Glossary section needs improving; see existing sources of definitions #212

6a6d74 opened this Issue Jan 14, 2016 · 7 comments


None yet

4 participants

6a6d74 commented Jan 14, 2016

Thanks to @dr-shorthair for pointing our these existing sources of definitions: (>900 terms)

He says:

Just a reminder that we have a Wiki page focussed on a glossary of terms (thanks Kerry). I’ve just updated the link to the ISO/TC 211 glossary spreadsheet, which is very well maintained resource (thanks Andrew Jones), even if it is bit heavy going in places. Note that the ISO glossary is assembled from definitions found in the various ISO 191** standards, so it is not necessarily fully self-consistent conceptually, but does at least have an auditable link back to someone’s hard thinking in each case.

6a6d74 commented Jan 14, 2016

Also- in his email to the WG LarsG says:

To me as a non-geospatial expert, the definition of coverage is not very helpful

Based on his recent efforts during revision of ISO 19109, @dr-shorthair (aka Simon Cox) includes this description (albeit much longer than the other glossary definitions:

7.2.2 Coverages

Many aspects of the real-world may be represented as features whose properties are single-valued and static. These conventional features provide a model of the world in terms of discrete objects located in it. However, in some applications it is more useful to use a model focussing on the variation of property
values in space and time, formalized as coverages. Users of geographic information may utilize both viewpoints. While coverages are themselves strictly features as well, it is common to contrast coverages and non-coverage features when discussing the functionality provided by each viewpoint. In the following discussion the name ‘feature’ refers to non-coverage features.

The feature and coverage representations may be related in several ways:
— signal processing to find and characterize features: signals in coverages may provide evidence for the existence, location and type of features, detected through modelling and interpretation;

EXAMPLE 1 Patterns of colour or other radiance bands within a remotely-sensed image may be used to infer the existence of specific objects or features on the ground.
EXAMPLE 2 Signals in a geophysical borehole log may be used to infer the presence of particular rock-units at underground locations.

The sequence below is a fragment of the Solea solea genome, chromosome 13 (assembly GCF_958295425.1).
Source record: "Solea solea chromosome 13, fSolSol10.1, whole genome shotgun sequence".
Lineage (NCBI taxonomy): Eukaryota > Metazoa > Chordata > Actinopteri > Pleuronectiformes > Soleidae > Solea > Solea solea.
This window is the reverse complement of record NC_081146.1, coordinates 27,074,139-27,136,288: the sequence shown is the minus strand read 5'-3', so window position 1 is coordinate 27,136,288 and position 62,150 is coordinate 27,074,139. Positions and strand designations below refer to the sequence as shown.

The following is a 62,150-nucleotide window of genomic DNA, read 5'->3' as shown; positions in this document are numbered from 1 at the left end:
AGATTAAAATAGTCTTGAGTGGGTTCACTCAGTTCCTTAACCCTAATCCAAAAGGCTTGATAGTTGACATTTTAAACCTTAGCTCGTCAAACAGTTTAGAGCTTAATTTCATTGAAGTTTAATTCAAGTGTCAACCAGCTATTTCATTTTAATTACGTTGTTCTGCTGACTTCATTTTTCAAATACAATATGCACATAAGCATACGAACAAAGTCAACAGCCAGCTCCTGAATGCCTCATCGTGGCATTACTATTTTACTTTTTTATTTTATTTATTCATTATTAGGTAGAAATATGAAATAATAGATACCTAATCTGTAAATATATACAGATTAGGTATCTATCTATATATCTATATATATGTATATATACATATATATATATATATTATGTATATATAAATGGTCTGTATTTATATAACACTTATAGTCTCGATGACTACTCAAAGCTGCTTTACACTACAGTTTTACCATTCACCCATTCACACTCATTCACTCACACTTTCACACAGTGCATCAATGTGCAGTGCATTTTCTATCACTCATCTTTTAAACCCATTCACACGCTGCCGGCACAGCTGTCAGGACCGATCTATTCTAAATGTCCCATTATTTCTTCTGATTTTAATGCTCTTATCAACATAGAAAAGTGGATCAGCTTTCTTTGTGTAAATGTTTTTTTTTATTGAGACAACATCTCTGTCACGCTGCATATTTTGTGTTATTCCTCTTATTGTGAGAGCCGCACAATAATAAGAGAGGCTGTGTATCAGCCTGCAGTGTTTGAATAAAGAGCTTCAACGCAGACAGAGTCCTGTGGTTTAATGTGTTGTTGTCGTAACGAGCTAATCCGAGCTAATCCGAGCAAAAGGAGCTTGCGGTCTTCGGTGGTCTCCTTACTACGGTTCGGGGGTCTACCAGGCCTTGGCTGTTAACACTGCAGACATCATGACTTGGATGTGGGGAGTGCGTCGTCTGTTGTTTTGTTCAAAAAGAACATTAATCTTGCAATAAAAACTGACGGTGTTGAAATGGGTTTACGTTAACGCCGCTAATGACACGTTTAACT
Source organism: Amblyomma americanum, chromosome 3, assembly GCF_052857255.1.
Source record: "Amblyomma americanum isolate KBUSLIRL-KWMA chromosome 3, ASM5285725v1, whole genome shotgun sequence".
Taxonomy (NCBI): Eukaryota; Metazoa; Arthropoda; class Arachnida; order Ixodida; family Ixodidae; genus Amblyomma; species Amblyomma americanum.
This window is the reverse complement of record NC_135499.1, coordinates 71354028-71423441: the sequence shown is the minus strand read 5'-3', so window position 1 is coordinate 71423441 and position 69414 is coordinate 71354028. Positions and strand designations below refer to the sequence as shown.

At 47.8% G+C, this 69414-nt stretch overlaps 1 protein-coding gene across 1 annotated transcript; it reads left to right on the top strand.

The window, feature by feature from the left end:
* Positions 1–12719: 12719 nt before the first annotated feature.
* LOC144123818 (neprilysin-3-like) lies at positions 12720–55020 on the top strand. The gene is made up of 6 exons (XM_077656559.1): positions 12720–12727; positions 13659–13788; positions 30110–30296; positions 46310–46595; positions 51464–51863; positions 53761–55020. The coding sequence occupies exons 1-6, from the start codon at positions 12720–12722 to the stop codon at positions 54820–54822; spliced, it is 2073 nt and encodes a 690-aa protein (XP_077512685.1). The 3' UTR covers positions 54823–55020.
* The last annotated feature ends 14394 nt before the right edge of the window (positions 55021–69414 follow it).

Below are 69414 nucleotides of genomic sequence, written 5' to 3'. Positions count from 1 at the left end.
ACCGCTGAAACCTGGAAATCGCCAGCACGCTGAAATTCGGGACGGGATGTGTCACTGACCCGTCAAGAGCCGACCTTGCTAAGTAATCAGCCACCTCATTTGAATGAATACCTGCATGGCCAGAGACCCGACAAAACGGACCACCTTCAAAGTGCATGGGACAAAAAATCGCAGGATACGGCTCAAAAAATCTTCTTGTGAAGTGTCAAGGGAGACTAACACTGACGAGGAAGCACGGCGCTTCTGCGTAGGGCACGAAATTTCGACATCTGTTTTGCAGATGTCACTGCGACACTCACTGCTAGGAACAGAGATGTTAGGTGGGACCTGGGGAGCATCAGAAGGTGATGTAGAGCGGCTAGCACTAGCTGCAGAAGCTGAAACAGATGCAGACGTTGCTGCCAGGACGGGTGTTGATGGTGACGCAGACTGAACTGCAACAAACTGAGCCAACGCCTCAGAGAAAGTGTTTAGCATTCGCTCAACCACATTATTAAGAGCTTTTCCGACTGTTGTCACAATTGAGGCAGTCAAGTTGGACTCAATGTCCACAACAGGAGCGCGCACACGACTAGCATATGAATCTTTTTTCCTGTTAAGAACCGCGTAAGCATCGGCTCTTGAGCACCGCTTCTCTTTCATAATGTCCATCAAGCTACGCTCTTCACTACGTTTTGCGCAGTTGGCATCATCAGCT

— coverage-typed feature properties: feature properties whose value vary within the scope of a feature may be described as coverages whose domain extent is the geometry of the feature;

EXAMPLE 3 The variation of concentration of a particular ore-mineral within a mine may be described as a spatial function or coverage within the spatial limits of the mine.

— features sample a coverage: the values of a common property of a set of features provide a discrete sampling of a coverage, whose range type is the property, and whose domain is the aggregate geometry of the set of features.

EXAMPLE 4 The temperature at a set of weather stations may be compiled to show the spatial variation of temperature across the region where the stations are located.

A constraint in the latter two cases is that a property-type from a feature catalogue is the range-type of a coverage description in the same universe of discourse.

The case of features having property values that vary within the scope of the feature can be described using the general feature model (7.5.8).

While the coverage model is described in detail in ISO 19123, an application schema may include both feature- and coverage-types.

NOTE The feature and coverage viewpoints are related to (though not identical with) the so-called ‘vector’ and ‘raster’ approaches from traditional GIS implementations.

6a6d74 commented Jan 14, 2016

In point (RH30) of her email to the WG Rachel says:

Scope. (and several other places)
“thematic” – add to glossary

Need to add a definition for "thematic" (e.g. see Scope and 11 other places).

6a6d74 commented Jan 14, 2016

Do we need a definition for "Mutually Exclusive Collectively Exhaustive" (MECE) ... see wikipedia for starters. See point (RH44) of Rachel's email to the WG.

6a6d74 commented Jan 14, 2016

In point (RH78) of her email to the WG Rachel says:

Few items to be added as already mentioned in previous comments. Perhaps GIS and SDI definitions could be updated to indicate the relation between them (e.g. GIS is usually a component part of an SDI)

dret commented Feb 17, 2016

it would be good to have "vocabulary" defined. it may mean "RDF vocabulary", or "some structured data model, not limited to a specific metamodel". that makes a big difference because the term is used a lot.

  1. The ISO/TC 211 terminology list is available as linked data here:
    These URI's are temporary, while I work with the maintainer on ironing out bugs.
  2. @dret the discussion here concerns a 'glossary' or 'terminology list'. However, looks like you could be being 'meta' here, and asking for a definition of the term 'vocabulary' to be included in the glossary - is that correct?
dret commented Apr 12, 2016
@dret <> the discussion here concerns a
'glossary' or 'terminology list'. However, looks like you could be
being 'meta' here, and asking for a definition of the term
'vocabulary' to be included in the glossary - is that correct?

that's correct. my apologies if that was a bit confusing, i was assuming
this was a issue concerned with how to improve the glossary. i think
that adding "vocabulary" as a glossary term would be one such improvement.

@6a6d74 6a6d74 added a commit that referenced this issue Jul 28, 2016
@6a6d74 6a6d74 updating text for ISSUE #212
(re-applying changes suggested by @dr-shorthair in PR #313)
@lvdbrink lvdbrink added the bp label Jan 25, 2017
Sign up for free to join this conversation on GitHub. Already have an account? Sign in to comment